What is a brand partnership?
Updated: Dec 31, 2019
Katherine, Founder of KT Partnerships launched her business over five years ago. She is a partnerships consultant working with the likes of Butlin's, Chester Zoo and Newbury Racecourse and Travelodge and creates new relationships between brands, enabling them to work together for mutual benefit.
Who is your target audience?
It’s pretty broad as any brand can benefit from partnering with another. From holiday companies to beer brands, tech organisations to racecourses, and beyond.
What are brand partnerships?
Brand partnerships are when two or more brands partner together for mutual benefit. Their brands share a target audience. Partnerships are most successful when there is a natural fit and a clear narrative between the brands which the target audience can instantly understand.
By working together, whether it’s a promotional marketing campaign, sponsorship or a strategic partnership, they can broaden their audience reach, raise brand awareness, drive consideration and shift perceptions. For example, I worked with Butlin's and Little Tikes to create a 'Tikes Town' experience at each Butlin's resort.
What made you go into brand partnerships?
I spent the first part of my career working at promotional marketing agencies, including working on brand partnerships for my clients. I worked on the UK's biggest ever third-party partner promotion for Walkers Crisps and went on to become Partnerships Manager at Butlin’s where the power of true brand partnerships became evident. This made me realise that was where I wanted to focus my career.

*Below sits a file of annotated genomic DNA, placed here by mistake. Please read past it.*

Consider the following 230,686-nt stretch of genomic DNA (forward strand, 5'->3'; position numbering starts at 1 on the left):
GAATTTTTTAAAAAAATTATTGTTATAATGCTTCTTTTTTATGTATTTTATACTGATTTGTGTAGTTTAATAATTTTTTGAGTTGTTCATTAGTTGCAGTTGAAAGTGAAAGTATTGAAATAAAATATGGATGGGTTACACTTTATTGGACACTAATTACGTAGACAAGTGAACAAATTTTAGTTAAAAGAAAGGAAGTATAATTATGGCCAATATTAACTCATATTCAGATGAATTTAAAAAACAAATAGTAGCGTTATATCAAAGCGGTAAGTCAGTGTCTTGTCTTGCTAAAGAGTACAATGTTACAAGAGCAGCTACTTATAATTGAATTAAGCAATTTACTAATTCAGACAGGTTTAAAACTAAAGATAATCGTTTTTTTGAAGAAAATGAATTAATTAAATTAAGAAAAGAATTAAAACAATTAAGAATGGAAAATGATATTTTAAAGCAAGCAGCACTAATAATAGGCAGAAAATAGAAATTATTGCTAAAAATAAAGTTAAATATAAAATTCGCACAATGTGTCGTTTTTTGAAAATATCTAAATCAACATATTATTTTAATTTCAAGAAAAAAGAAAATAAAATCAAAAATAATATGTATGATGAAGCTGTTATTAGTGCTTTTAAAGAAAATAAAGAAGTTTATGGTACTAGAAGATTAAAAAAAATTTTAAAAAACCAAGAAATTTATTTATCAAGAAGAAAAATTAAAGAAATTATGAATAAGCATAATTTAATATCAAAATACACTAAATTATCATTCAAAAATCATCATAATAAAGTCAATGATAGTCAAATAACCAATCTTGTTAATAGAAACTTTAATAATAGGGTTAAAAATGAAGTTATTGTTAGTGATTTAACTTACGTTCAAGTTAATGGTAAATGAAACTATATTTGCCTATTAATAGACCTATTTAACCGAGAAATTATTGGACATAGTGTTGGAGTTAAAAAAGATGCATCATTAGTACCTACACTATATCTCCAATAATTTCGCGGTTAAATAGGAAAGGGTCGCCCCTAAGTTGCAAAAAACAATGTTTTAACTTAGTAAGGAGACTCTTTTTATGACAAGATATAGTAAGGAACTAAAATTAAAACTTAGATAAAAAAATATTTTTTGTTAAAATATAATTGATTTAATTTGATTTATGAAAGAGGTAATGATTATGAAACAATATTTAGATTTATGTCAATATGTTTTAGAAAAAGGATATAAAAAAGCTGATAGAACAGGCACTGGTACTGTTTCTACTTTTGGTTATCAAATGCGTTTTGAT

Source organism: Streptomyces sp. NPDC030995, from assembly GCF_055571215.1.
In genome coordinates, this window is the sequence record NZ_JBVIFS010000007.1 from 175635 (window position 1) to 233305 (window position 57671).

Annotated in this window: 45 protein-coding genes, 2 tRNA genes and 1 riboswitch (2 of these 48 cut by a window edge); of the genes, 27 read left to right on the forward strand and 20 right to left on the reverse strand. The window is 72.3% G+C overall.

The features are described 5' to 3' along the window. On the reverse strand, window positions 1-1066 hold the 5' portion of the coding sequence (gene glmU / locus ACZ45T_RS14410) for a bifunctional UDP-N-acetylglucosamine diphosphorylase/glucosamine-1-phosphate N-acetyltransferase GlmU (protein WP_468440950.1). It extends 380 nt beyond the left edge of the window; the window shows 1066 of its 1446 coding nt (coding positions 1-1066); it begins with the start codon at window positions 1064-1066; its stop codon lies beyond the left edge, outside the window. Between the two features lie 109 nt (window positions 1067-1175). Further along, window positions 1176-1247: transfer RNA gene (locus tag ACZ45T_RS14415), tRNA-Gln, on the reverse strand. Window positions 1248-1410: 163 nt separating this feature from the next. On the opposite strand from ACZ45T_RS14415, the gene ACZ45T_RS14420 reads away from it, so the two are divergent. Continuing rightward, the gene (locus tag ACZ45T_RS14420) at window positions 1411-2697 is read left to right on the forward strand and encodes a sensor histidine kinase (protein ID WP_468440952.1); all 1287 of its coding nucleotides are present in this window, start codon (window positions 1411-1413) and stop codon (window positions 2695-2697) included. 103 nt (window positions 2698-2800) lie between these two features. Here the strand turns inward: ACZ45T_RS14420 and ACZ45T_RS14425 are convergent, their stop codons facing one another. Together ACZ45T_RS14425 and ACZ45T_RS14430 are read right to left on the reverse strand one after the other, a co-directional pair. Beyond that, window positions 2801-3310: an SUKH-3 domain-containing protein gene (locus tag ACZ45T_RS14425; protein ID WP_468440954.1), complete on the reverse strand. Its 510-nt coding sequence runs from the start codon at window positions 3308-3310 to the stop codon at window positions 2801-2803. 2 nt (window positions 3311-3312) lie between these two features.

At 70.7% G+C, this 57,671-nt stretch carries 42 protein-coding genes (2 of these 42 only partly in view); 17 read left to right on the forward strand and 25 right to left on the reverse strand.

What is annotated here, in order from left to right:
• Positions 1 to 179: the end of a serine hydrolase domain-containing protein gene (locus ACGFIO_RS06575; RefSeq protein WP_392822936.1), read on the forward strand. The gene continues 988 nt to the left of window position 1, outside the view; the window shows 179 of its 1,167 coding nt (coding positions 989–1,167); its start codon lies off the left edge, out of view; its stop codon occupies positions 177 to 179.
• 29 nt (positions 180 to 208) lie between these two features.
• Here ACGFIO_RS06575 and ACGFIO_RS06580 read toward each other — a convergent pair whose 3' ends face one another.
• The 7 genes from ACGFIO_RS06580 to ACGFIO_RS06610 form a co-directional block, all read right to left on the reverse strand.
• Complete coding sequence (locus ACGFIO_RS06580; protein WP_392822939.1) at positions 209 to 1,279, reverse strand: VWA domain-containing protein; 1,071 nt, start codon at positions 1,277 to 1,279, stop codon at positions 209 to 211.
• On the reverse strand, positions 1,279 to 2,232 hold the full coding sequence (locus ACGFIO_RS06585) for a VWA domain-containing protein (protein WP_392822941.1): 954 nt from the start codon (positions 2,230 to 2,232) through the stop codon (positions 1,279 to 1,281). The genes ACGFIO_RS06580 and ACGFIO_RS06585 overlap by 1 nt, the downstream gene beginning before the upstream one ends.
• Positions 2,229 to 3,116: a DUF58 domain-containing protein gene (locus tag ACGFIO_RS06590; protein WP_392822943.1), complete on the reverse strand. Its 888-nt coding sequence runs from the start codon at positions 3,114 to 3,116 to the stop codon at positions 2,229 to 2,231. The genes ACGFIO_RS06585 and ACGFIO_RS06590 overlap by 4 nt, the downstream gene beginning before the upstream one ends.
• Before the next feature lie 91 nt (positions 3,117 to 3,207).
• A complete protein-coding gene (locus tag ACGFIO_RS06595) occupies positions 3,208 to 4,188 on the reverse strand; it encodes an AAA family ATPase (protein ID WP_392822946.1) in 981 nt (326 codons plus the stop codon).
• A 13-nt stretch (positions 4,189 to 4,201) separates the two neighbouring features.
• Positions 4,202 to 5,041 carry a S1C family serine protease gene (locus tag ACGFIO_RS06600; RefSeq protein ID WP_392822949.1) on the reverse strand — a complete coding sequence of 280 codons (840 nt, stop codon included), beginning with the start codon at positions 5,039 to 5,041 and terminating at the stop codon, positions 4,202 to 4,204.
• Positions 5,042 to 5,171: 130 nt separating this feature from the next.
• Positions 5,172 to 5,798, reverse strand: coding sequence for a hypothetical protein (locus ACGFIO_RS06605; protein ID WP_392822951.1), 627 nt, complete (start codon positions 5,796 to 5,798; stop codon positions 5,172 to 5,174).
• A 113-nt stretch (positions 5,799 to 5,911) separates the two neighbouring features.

Why should a small business use brand partnerships and how can they help?
Small businesses can use brand partnerships to drive awareness and consideration of their brand by associating with a partner already trusted by their target audience.
It can be a very cost-effective way of promoting your business when explored on a contra-deal basis, whereby the partners create a mutually beneficial campaign that’s promoted via each partner’s existing communications channels.
How long does it take to get a partnership live?
The lead times vary, from a couple of months to longer, depending on the objectives of the partnership and the plans the brand partner may already have in place. A tactical social media prize draw or special offer promotion negotiated on a contra-deal basis can be quick to negotiate and turn on, especially when working with smaller, more nimble brands. A sponsorship involving a major corporation can take a lot longer to plan, negotiate and deliver.
What sort of brands can use brand partnerships?
Any brand can benefit from a brand partnership. What they need to consider is what they can offer a partner - this is just as important as understanding their own objectives for a partnership.
What makes a great brand partnership?
Each partnership will have its own objectives and KPIs, but all successful partnerships need to make sense to the target audience and have clear benefits for all partners involved. For example, I partnered Newbury Racecourse, who wanted to attract more women to organise a day at the races with their friends, with Karen Millen. The partner brand was very relevant to getting dressed up for a day at the races. Each brand was able to promote to the other’s audience with relevant content, added value offers and prizes. The partnership was very successful with both brands achieving increased awareness, consideration, sales and audience growth.